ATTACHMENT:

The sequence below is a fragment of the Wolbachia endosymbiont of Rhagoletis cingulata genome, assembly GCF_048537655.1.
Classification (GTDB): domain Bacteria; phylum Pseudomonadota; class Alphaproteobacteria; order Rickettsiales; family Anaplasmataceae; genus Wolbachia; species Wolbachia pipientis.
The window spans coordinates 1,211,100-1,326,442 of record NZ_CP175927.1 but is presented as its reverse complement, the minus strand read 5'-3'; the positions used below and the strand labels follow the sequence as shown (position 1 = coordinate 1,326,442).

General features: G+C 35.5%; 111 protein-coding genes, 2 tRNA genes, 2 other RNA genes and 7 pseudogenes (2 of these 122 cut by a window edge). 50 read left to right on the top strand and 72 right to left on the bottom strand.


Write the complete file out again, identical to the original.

The sequence below is a fragment of the Wolbachia endosymbiont of Rhagoletis cingulata genome, assembly GCF_048537655.1.
Classification (GTDB): domain Bacteria; phylum Pseudomonadota; class Alphaproteobacteria; order Rickettsiales; family Anaplasmataceae; genus Wolbachia; species Wolbachia pipientis.
The window spans coordinates 1,211,100-1,326,442 of record NZ_CP175927.1 but is presented as its reverse complement, the minus strand read 5'-3'; the positions used below and the strand labels follow the sequence as shown (position 1 = coordinate 1,326,442).

General features: G+C 35.5%; 111 protein-coding genes, 2 tRNA genes, 2 other RNA genes and 7 pseudogenes (2 of these 122 cut by a window edge). 50 read left to right on the top strand and 72 right to left on the bottom strand.